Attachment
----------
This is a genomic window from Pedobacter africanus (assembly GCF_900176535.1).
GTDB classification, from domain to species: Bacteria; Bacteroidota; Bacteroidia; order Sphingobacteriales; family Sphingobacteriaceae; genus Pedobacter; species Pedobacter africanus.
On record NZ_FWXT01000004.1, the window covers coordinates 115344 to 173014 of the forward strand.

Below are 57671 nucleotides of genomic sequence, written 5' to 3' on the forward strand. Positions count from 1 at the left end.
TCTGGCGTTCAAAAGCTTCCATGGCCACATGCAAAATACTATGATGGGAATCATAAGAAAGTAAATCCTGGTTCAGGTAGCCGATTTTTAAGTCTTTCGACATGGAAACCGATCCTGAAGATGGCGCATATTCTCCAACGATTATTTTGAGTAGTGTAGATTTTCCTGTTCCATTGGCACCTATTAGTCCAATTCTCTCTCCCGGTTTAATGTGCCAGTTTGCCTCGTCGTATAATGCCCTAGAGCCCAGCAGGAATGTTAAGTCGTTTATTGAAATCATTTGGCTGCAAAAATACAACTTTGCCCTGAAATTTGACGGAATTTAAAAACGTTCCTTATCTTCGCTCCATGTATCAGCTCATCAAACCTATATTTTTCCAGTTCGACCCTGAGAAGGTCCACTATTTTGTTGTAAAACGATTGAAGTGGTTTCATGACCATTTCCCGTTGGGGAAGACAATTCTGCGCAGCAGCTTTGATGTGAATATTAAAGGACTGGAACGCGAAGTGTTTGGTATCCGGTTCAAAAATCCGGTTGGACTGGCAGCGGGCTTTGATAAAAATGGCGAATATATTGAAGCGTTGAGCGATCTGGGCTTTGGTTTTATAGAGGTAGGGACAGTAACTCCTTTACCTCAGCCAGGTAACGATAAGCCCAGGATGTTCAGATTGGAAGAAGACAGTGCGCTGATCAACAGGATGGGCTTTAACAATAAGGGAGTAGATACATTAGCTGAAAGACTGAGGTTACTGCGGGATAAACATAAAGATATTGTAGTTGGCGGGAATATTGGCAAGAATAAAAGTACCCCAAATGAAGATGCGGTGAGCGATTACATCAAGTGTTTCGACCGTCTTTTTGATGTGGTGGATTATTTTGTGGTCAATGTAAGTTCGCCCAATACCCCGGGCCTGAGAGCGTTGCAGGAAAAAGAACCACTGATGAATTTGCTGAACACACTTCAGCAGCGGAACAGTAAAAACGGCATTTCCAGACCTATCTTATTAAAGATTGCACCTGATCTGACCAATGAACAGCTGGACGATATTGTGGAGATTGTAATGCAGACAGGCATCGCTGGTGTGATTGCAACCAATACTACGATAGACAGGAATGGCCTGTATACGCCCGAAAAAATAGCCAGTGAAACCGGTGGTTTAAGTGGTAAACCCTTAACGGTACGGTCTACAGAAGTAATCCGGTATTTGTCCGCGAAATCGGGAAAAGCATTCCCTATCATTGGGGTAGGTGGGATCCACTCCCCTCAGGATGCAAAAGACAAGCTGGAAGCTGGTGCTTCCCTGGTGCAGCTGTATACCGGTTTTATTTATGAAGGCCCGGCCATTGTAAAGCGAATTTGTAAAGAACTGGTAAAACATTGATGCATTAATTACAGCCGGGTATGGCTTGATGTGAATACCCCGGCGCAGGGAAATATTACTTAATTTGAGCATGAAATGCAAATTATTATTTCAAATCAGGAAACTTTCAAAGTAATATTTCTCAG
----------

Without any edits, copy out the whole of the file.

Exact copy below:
This is a genomic window from Pedobacter africanus (assembly GCF_900176535.1).
GTDB classification, from domain to species: Bacteria; Bacteroidota; Bacteroidia; order Sphingobacteriales; family Sphingobacteriaceae; genus Pedobacter; species Pedobacter africanus.
On record NZ_FWXT01000004.1, the window covers coordinates 115344 to 173014 of the forward strand.

Below are 57671 nucleotides of genomic sequence, written 5' to 3' on the forward strand. Positions count from 1 at the left end.
TCTGGCGTTCAAAAGCTTCCATGGCCACATGCAAAATACTATGATGGGAATCATAAGAAAGTAAATCCTGGTTCAGGTAGCCGATTTTTAAGTCTTTCGACATGGAAACCGATCCTGAAGATGGCGCATATTCTCCAACGATTATTTTGAGTAGTGTAGATTTTCCTGTTCCATTGGCACCTATTAGTCCAATTCTCTCTCCCGGTTTAATGTGCCAGTTTGCCTCGTCGTATAATGCCCTAGAGCCCAGCAGGAATGTTAAGTCGTTTATTGAAATCATTTGGCTGCAAAAATACAACTTTGCCCTGAAATTTGACGGAATTTAAAAACGTTCCTTATCTTCGCTCCATGTATCAGCTCATCAAACCTATATTTTTCCAGTTCGACCCTGAGAAGGTCCACTATTTTGTTGTAAAACGATTGAAGTGGTTTCATGACCATTTCCCGTTGGGGAAGACAATTCTGCGCAGCAGCTTTGATGTGAATATTAAAGGACTGGAACGCGAAGTGTTTGGTATCCGGTTCAAAAATCCGGTTGGACTGGCAGCGGGCTTTGATAAAAATGGCGAATATATTGAAGCGTTGAGCGATCTGGGCTTTGGTTTTATAGAGGTAGGGACAGTAACTCCTTTACCTCAGCCAGGTAACGATAAGCCCAGGATGTTCAGATTGGAAGAAGACAGTGCGCTGATCAACAGGATGGGCTTTAACAATAAGGGAGTAGATACATTAGCTGAAAGACTGAGGTTACTGCGGGATAAACATAAAGATATTGTAGTTGGCGGGAATATTGGCAAGAATAAAAGTACCCCAAATGAAGATGCGGTGAGCGATTACATCAAGTGTTTCGACCGTCTTTTTGATGTGGTGGATTATTTTGTGGTCAATGTAAGTTCGCCCAATACCCCGGGCCTGAGAGCGTTGCAGGAAAAAGAACCACTGATGAATTTGCTGAACACACTTCAGCAGCGGAACAGTAAAAACGGCATTTCCAGACCTATCTTATTAAAGATTGCACCTGATCTGACCAATGAACAGCTGGACGATATTGTGGAGATTGTAATGCAGACAGGCATCGCTGGTGTGATTGCAACCAATACTACGATAGACAGGAATGGCCTGTATACGCCCGAAAAAATAGCCAGTGAAACCGGTGGTTTAAGTGGTAAACCCTTAACGGTACGGTCTACAGAAGTAATCCGGTATTTGTCCGCGAAATCGGGAAAAGCATTCCCTATCATTGGGGTAGGTGGGATCCACTCCCCTCAGGATGCAAAAGACAAGCTGGAAGCTGGTGCTTCCCTGGTGCAGCTGTATACCGGTTTTATTTATGAAGGCCCGGCCATTGTAAAGCGAATTTGTAAAGAACTGGTAAAACATTGATGCATTAATTACAGCCGGGTATGGCTTGATGTGAATACCCCGGCGCAGGGAAATATTACTTAATTTGAGCATGAAATGCAAATTATTATTTCAAATCAGGAAACTTTCAAAGTAATATTTCTCAG